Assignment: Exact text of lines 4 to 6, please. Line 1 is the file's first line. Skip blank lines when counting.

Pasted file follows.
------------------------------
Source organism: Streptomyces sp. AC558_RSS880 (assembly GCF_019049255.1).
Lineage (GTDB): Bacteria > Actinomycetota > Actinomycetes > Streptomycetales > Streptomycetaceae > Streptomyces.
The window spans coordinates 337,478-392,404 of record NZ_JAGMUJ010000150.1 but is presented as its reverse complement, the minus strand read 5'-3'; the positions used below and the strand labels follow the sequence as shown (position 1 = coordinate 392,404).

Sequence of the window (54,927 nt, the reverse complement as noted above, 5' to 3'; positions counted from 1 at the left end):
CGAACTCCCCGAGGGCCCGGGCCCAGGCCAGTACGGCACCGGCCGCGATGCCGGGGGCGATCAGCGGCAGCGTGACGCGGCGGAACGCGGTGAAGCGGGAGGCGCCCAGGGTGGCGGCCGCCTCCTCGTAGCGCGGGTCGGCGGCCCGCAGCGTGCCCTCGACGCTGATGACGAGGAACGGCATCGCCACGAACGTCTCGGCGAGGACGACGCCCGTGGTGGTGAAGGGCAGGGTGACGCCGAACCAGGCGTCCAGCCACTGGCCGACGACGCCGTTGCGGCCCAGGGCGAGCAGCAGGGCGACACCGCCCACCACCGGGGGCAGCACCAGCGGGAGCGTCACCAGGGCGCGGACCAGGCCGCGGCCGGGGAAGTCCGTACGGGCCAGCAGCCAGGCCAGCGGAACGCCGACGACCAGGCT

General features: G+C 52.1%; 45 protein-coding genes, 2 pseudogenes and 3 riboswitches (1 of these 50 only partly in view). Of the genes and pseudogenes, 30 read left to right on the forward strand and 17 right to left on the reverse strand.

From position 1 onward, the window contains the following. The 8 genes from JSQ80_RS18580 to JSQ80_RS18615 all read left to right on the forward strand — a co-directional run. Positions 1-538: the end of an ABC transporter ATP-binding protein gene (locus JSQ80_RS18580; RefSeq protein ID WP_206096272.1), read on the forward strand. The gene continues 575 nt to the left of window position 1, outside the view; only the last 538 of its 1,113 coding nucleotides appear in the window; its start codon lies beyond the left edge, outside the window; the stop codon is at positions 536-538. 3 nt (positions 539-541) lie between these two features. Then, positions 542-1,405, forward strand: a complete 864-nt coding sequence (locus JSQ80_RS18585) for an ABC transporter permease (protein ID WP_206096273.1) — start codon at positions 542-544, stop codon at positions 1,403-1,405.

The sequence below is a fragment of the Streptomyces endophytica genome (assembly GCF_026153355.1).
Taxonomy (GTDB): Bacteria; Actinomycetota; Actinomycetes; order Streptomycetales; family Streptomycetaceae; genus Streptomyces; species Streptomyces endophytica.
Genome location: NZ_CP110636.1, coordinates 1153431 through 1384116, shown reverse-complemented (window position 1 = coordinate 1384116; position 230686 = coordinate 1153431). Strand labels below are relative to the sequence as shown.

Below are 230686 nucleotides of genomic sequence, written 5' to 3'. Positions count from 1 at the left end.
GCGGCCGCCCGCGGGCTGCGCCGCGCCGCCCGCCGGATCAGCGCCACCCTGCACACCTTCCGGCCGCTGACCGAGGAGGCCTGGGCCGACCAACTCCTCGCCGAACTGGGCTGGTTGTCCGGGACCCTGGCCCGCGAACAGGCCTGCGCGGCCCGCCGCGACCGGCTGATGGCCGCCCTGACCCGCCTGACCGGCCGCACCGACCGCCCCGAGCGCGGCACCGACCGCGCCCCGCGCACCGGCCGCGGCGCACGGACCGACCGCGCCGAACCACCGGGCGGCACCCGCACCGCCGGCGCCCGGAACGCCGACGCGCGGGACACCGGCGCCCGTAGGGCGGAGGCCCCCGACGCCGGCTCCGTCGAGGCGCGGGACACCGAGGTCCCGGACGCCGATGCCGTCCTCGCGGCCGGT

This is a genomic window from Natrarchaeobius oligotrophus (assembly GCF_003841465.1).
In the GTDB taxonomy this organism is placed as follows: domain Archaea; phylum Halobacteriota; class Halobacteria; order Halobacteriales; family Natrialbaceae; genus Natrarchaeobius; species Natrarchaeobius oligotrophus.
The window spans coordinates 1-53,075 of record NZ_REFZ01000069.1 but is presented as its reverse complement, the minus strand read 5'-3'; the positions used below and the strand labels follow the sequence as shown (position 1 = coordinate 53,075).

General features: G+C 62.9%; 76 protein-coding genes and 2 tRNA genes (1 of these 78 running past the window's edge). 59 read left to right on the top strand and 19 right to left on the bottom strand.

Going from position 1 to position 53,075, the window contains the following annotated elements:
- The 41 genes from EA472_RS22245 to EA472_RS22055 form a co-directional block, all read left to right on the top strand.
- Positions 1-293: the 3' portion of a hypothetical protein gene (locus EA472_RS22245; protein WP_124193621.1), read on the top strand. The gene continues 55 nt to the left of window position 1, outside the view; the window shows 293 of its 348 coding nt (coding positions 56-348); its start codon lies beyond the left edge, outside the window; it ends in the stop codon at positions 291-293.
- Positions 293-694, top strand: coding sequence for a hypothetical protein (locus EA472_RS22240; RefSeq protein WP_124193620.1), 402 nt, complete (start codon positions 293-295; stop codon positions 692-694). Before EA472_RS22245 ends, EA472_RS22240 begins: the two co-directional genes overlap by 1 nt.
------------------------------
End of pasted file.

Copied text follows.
Sequence of the window (54,927 nt, the reverse complement as noted above, 5' to 3'; positions counted from 1 at the left end):
CGAACTCCCCGAGGGCCCGGGCCCAGGCCAGTACGGCACCGGCCGCGATGCCGGGGGCGATCAGCGGCAGCGTGACGCGGCGGAACGCGGTGAAGCGGGAGGCGCCCAGGGTGGCGGCCGCCTCCTCGTAGCGCGGGTCGGCGGCCCGCAGCGTGCCCTCGACGCTGATGACGAGGAACGGCATCGCCACGAACGTCTCGGCGAGGACGACGCCCGTGGTGGTGAAGGGCAGGGTGACGCCGAACCAGGCGTCCAGCCACTGGCCGACGACGCCGTTGCGGCCCAGGGCGAGCAGCAGGGCGACACCGCCCACCACCGGGGGCAGCACCAGCGGGAGCGTCACCAGGGCGCGGACCAGGCCGCGGCCGGGGAAGTCCGTACGGGCCAGCAGCCAGGCCAGCGGAACGCCGACGACCAGGCT

General features: G+C 52.1%; 45 protein-coding genes, 2 pseudogenes and 3 riboswitches (1 of these 50 only partly in view). Of the genes and pseudogenes, 30 read left to right on the forward strand and 17 right to left on the reverse strand.